Congratulations, Nebraska! You have reported 10 percent fewer abortions in 2010 than in 2009. And according to the anti-abortion activists, it’s all because of the 20 week abortion ban.
Nebraska Right to Life thinks this ten percent decline is a result of the ban on late abortions based on the scientific evidence showing unborn children feel excruciating pain during an abortion at that point in pregnancy. The ban prompted late-term abortion practitioner LeRoy Carhart to largely abandon his Nebraska abortion business and move to Maryland, where he is doing abortions in Germantown, a suburb of the nation’s capital.
“While we will need to see from DHHS the numbers of abortions done in Lancaster, Douglas and Sarpy Counties for those months in each year; it is clear that LeRoy Carhart taking his late term abortion business to Maryland probably has a lot to do with this ten percent decline in abortions in Nebraska,” Julie Schmit-Albin, the executive director of Nebraska Right to Life, told LifeNews. “Legislation does save lives and Carhart admitted when LB 1103 was enacted last fall that he would be forced by the law to do late term abortions out of the State. He is now spending a significant amount of time in Germantown, Maryland doing late term abortions.”
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“Once all the statistics are in for 2011 we will be able to gauge just how large Carhart’s late term business was in Nebraska,” she added. “We will continue to work to pass life-saving state laws that buck up against Roe v. Wade.”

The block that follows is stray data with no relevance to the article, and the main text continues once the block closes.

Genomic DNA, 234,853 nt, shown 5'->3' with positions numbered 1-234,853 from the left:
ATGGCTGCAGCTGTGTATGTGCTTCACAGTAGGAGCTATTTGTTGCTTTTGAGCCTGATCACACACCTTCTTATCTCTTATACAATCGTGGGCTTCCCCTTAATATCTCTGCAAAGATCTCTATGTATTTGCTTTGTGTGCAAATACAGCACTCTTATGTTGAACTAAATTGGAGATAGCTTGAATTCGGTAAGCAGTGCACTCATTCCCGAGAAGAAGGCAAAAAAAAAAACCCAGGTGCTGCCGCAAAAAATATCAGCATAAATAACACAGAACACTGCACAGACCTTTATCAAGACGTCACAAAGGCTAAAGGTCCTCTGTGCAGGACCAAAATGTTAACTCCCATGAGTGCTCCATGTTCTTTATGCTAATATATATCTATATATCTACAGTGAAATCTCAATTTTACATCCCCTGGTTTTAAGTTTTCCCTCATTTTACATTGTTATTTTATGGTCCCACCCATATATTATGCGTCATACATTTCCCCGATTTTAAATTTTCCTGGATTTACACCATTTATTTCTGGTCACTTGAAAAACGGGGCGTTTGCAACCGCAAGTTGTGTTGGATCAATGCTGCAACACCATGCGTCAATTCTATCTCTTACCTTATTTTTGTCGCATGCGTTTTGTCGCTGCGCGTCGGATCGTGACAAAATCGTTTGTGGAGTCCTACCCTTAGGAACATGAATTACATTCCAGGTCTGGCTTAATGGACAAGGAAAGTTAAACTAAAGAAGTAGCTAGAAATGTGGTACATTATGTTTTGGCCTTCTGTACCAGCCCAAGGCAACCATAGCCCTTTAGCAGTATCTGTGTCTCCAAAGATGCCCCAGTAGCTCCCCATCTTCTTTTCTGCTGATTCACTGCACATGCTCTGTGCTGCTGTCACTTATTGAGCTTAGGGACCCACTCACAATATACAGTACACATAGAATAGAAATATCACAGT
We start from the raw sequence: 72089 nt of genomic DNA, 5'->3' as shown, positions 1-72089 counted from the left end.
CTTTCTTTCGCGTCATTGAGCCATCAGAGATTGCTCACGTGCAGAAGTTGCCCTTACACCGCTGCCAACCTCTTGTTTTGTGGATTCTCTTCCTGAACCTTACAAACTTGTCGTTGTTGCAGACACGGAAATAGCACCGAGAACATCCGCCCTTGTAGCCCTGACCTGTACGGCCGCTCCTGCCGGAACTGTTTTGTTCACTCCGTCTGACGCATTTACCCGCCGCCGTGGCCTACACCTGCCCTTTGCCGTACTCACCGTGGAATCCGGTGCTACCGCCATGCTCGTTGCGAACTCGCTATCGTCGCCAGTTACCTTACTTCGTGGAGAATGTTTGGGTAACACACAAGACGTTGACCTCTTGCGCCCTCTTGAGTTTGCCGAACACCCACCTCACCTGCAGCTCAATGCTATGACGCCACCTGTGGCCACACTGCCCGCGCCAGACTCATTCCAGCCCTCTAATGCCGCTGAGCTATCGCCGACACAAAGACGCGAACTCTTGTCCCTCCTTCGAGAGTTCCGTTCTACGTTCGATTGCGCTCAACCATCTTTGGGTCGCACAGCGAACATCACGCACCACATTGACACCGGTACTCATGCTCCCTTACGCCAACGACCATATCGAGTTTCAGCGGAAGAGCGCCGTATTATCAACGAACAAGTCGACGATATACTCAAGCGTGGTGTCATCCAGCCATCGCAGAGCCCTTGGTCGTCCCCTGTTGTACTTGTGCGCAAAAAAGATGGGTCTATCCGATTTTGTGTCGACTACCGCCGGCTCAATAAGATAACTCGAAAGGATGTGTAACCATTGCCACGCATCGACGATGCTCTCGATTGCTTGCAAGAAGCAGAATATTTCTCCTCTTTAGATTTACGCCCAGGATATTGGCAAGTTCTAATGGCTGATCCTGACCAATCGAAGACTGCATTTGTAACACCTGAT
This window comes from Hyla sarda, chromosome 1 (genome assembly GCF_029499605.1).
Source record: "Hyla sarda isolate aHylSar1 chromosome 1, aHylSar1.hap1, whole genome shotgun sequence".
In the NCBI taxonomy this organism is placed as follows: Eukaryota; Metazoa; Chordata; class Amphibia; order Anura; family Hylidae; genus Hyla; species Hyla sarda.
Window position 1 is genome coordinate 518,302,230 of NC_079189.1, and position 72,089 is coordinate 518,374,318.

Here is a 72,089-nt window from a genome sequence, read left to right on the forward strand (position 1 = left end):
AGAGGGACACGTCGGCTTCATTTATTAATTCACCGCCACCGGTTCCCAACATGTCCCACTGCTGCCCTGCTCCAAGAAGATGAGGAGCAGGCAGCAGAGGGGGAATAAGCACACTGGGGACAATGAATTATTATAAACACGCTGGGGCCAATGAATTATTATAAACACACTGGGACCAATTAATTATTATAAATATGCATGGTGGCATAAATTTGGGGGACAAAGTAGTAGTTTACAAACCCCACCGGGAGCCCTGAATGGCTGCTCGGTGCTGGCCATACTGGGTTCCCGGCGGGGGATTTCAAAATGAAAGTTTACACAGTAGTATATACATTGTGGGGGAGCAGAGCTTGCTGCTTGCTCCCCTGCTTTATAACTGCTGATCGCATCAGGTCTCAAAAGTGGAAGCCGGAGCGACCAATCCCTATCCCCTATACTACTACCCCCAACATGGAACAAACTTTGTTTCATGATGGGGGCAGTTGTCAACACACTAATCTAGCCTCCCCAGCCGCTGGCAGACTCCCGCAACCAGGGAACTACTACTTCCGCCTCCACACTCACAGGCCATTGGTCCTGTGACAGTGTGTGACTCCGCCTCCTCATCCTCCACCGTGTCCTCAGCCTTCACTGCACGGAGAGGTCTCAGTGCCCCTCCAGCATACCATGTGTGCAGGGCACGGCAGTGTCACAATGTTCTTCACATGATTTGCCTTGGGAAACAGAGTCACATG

It should be interesting to see how “big” it really was. According to the 2010 state abortions statistics, there was only one abortion at 20 weeks or later reported, even though the ban itself didn’t go into effect until October. The data from 2009 is missing, but 2008 shows no abortions past 20 weeks, and 2007 just four.
Of course, the vast majority of the abortions recorded in the Nebraska statistics do not report the gestational age. But if anti-choice activists are going to use these statistics to somehow prove that later term abortion is a vast and growing problem, it seems only fair to point out they have no evidence to support it.